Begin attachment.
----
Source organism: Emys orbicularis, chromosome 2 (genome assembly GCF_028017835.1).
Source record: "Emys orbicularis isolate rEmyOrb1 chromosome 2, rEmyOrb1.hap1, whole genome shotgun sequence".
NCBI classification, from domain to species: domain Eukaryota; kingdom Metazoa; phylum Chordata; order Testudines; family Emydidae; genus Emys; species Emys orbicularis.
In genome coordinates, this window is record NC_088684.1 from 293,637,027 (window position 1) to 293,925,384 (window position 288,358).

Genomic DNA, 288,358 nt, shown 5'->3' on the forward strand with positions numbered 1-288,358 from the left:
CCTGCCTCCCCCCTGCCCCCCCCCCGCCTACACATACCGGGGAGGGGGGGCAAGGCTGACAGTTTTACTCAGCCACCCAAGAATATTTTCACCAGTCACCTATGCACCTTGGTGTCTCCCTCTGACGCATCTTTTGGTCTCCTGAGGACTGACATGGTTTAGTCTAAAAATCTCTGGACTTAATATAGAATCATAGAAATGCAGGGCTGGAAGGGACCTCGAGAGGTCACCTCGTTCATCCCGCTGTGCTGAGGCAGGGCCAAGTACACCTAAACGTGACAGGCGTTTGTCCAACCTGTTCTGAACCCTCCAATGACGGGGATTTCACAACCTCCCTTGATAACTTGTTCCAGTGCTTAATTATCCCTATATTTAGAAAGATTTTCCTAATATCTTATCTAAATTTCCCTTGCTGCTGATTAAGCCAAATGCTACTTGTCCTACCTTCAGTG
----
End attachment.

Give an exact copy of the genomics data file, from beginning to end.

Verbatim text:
Source organism: Emys orbicularis, chromosome 2 (genome assembly GCF_028017835.1).
Source record: "Emys orbicularis isolate rEmyOrb1 chromosome 2, rEmyOrb1.hap1, whole genome shotgun sequence".
NCBI classification, from domain to species: domain Eukaryota; kingdom Metazoa; phylum Chordata; order Testudines; family Emydidae; genus Emys; species Emys orbicularis.
In genome coordinates, this window is record NC_088684.1 from 293,637,027 (window position 1) to 293,925,384 (window position 288,358).

Genomic DNA, 288,358 nt, shown 5'->3' on the forward strand with positions numbered 1-288,358 from the left:
CCTGCCTCCCCCCTGCCCCCCCCCCGCCTACACATACCGGGGAGGGGGGGCAAGGCTGACAGTTTTACTCAGCCACCCAAGAATATTTTCACCAGTCACCTATGCACCTTGGTGTCTCCCTCTGACGCATCTTTTGGTCTCCTGAGGACTGACATGGTTTAGTCTAAAAATCTCTGGACTTAATATAGAATCATAGAAATGCAGGGCTGGAAGGGACCTCGAGAGGTCACCTCGTTCATCCCGCTGTGCTGAGGCAGGGCCAAGTACACCTAAACGTGACAGGCGTTTGTCCAACCTGTTCTGAACCCTCCAATGACGGGGATTTCACAACCTCCCTTGATAACTTGTTCCAGTGCTTAATTATCCCTATATTTAGAAAGATTTTCCTAATATCTTATCTAAATTTCCCTTGCTGCTGATTAAGCCAAATGCTACTTGTCCTACCTTCAGTG